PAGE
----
Newborn screening is a remarkable tool that empowers healthcare professionals to identify potential threats before they can impact a new baby’s health. By using a simple heel prick test, doctors can screen for a variety of metabolic and genetic disorders, including but not limited to Classic Galactosaemia, Cystic Fibrosis, Congenital Adrenal Hyperplasia, Primary Congenital Hypothyroidism, and Maple Syrup Urine Disease.
One of the most compelling aspects of newborn screening is its universal approach. Unlike many medical tests targeted based on risk factors, newborn screening is recommended for all babies, regardless of their apparent health. This is because we cannot predict which child may carry a genetic or metabolic disorder. By screening all newborns, we maximise the chances of detecting these conditions, especially in cases where they might not show immediate symptoms.
In an article titled ‘New screening programme planned for cystic fibrosis in South Africa,’ the Daily Maverick discusses the need for universal newborn screening in South Africa. Next Biosciences presently works with North-West University to provide a comprehensive newborn screening test that tests for 24 metabolic and genetic diseases. (including cystic fibrosis). Among these conditions are those for which early dietary interventions can effectively prevent severe cognitive impairments.
Professor Chris Vorster, a distinguished clinical pathologist and the director of the Centre for Human Metabolomics at North-West University, sheds light on the critical importance of newborn screening programmes. He emphasises that these screening efforts must focus on “those conditions that by the time the clinician makes the diagnosis, then typically the damage done is already irreversible.”
One of the obstacles facing clinicians who would like to offer newborn screening is that there is currently no healthcare policy in South Africa regarding newborn screening; therefore, most medical insurance companies do not provide full reimbursement for the cost of the test.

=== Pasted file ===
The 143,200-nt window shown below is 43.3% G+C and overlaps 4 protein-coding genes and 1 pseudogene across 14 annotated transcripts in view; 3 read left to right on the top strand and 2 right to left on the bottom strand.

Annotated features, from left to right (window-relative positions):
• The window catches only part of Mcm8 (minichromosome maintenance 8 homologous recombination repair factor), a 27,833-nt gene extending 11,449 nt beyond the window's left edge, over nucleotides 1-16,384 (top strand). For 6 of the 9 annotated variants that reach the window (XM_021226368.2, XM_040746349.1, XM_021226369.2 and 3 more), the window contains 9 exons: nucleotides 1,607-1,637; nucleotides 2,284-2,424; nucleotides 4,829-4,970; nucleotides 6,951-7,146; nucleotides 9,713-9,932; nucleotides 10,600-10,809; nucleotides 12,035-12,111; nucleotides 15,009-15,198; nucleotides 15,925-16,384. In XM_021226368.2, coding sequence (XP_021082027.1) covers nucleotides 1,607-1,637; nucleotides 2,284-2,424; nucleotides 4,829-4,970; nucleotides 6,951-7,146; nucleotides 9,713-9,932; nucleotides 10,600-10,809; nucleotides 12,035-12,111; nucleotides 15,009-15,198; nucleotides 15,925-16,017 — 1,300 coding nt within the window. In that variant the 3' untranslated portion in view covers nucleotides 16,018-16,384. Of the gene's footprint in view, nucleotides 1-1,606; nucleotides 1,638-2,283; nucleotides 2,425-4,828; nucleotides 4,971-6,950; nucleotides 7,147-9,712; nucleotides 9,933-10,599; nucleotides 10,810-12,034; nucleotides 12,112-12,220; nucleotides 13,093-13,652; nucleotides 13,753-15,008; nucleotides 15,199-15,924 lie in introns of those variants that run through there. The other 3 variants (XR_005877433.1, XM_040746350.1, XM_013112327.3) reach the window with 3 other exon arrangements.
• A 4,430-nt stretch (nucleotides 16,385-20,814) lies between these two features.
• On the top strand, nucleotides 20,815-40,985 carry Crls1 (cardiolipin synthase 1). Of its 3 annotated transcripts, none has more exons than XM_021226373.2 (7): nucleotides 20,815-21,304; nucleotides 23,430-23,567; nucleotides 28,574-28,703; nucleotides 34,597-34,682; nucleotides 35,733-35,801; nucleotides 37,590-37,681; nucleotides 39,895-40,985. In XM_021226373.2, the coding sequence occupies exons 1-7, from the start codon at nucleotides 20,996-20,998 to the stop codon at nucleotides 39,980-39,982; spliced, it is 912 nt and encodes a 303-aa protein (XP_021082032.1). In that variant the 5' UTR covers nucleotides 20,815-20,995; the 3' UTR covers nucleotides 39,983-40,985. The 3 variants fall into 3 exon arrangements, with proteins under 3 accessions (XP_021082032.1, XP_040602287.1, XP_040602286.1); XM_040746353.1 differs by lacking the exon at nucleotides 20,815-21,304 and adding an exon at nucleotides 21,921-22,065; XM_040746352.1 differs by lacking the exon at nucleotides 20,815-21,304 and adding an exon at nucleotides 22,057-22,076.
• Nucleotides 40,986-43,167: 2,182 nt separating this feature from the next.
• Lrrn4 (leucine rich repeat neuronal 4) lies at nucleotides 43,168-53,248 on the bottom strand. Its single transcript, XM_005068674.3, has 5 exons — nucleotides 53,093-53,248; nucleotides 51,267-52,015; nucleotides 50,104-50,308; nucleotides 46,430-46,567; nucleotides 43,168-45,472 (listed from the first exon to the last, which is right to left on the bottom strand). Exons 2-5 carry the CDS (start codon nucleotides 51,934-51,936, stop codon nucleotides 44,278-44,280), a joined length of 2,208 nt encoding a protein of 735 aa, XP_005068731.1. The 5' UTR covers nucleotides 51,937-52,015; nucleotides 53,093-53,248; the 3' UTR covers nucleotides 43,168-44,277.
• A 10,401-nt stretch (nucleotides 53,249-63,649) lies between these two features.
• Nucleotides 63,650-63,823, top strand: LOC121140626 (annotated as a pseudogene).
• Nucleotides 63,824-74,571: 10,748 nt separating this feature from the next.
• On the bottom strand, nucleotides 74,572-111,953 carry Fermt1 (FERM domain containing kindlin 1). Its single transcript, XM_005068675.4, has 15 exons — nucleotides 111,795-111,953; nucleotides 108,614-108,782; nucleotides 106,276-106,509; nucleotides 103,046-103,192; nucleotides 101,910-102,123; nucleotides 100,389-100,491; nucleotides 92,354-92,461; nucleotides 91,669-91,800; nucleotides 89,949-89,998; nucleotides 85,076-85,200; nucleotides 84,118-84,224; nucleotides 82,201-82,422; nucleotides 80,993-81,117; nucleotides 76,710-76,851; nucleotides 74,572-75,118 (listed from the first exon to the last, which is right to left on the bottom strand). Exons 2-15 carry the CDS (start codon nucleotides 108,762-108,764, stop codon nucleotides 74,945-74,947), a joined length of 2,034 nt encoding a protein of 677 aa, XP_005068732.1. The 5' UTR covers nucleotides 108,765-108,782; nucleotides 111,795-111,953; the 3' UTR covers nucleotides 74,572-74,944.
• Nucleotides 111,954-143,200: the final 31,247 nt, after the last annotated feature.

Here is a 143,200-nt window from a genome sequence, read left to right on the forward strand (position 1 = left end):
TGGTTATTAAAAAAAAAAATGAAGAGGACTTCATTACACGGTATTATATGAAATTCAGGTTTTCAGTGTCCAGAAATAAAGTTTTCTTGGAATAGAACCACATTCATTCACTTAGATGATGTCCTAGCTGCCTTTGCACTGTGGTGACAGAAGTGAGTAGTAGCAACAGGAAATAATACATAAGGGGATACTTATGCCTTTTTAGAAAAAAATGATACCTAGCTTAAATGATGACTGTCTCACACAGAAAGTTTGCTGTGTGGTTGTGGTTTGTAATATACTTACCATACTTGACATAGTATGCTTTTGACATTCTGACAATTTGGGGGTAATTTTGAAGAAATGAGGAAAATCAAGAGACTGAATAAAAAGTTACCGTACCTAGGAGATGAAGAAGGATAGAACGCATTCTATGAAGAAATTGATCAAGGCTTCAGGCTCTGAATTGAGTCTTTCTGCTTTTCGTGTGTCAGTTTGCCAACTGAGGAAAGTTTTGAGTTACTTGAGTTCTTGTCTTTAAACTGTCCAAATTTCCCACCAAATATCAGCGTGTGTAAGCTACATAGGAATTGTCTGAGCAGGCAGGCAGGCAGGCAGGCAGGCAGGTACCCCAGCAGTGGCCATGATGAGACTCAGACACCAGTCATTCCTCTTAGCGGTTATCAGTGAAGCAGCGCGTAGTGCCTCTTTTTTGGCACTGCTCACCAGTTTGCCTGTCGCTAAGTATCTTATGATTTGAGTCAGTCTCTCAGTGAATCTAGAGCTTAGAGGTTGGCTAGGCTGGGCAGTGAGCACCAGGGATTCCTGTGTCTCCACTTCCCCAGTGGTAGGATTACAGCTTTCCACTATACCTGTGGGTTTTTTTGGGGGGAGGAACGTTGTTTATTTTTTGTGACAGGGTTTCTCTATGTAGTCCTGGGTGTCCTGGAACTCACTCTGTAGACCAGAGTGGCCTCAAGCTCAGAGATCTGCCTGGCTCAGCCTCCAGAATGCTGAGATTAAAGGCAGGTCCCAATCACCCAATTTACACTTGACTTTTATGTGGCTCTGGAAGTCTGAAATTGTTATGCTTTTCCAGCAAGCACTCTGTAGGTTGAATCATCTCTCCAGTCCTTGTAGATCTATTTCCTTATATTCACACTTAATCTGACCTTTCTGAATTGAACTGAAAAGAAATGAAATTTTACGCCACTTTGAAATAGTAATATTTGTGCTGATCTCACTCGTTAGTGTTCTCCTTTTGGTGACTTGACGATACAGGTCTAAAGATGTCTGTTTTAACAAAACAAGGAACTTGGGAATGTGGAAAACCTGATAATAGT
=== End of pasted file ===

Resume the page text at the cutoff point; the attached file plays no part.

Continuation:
In November 2021, the Department of Health unveiled: "Clinical Guidelines for Genetics Services." These guidelines advocate for “newborn screening for congenital disorders where newborn screening prevents significant and irreversible morbidity and/or mortality.” The document acknowledges that further research is required to ascertain the specific disorders that should be incorporated into the screening program. Foster Mohale, the Department of Health’s spokesperson, has assured that “the department continues to commit to implementing newborn screening in South Africa.”
In the world of healthcare, knowledge truly is power. Most first-world countries have recognised the immense value of newborn screening and have, therefore, made it compulsory. This decision is rooted in the desire to provide each child with the best possible start in life and the economic benefits of preventing long-term health complications that can strain healthcare systems. By implementing newborn screening as a standard practice, countries are investing in healthier populations and reducing the burden of chronic diseases.
The FirstScreen Newborn Screening represents a beacon of hope for families worldwide. By embracing this powerful tool, we can protect our children from the shadows of genetic and metabolic disorders which may threaten their health and future. Early detection through newborn screening enables prompt intervention and treatment, preventing severe complications and even saving lives.